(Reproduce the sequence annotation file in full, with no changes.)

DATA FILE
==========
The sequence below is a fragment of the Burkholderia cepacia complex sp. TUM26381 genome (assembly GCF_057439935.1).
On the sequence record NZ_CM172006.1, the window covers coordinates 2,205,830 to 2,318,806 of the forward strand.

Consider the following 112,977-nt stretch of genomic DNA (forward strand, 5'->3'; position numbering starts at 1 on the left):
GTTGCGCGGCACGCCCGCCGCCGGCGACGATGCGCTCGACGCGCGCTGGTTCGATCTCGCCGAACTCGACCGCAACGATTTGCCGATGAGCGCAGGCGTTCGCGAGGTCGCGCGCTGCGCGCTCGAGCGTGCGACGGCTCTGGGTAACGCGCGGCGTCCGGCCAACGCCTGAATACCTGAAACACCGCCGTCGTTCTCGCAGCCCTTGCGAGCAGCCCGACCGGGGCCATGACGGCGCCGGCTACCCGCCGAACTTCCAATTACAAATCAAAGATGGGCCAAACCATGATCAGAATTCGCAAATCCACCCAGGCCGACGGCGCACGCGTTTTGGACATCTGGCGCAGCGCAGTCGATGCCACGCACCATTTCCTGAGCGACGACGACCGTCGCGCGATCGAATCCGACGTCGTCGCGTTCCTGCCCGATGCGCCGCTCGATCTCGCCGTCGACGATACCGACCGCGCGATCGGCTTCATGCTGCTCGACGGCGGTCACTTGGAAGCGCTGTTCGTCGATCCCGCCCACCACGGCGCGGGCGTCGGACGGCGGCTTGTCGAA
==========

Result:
The sequence below is a fragment of the Burkholderia cepacia complex sp. TUM26381 genome (assembly GCF_057439935.1).
On the sequence record NZ_CM172006.1, the window covers coordinates 2,205,830 to 2,318,806 of the forward strand.

Consider the following 112,977-nt stretch of genomic DNA (forward strand, 5'->3'; position numbering starts at 1 on the left):
GTTGCGCGGCACGCCCGCCGCCGGCGACGATGCGCTCGACGCGCGCTGGTTCGATCTCGCCGAACTCGACCGCAACGATTTGCCGATGAGCGCAGGCGTTCGCGAGGTCGCGCGCTGCGCGCTCGAGCGTGCGACGGCTCTGGGTAACGCGCGGCGTCCGGCCAACGCCTGAATACCTGAAACACCGCCGTCGTTCTCGCAGCCCTTGCGAGCAGCCCGACCGGGGCCATGACGGCGCCGGCTACCCGCCGAACTTCCAATTACAAATCAAAGATGGGCCAAACCATGATCAGAATTCGCAAATCCACCCAGGCCGACGGCGCACGCGTTTTGGACATCTGGCGCAGCGCAGTCGATGCCACGCACCATTTCCTGAGCGACGACGACCGTCGCGCGATCGAATCCGACGTCGTCGCGTTCCTGCCCGATGCGCCGCTCGATCTCGCCGTCGACGATACCGACCGCGCGATCGGCTTCATGCTGCTCGACGGCGGTCACTTGGAAGCGCTGTTCGTCGATCCCGCCCACCACGGCGCGGGCGTCGGACGGCGGCTTGTCGAA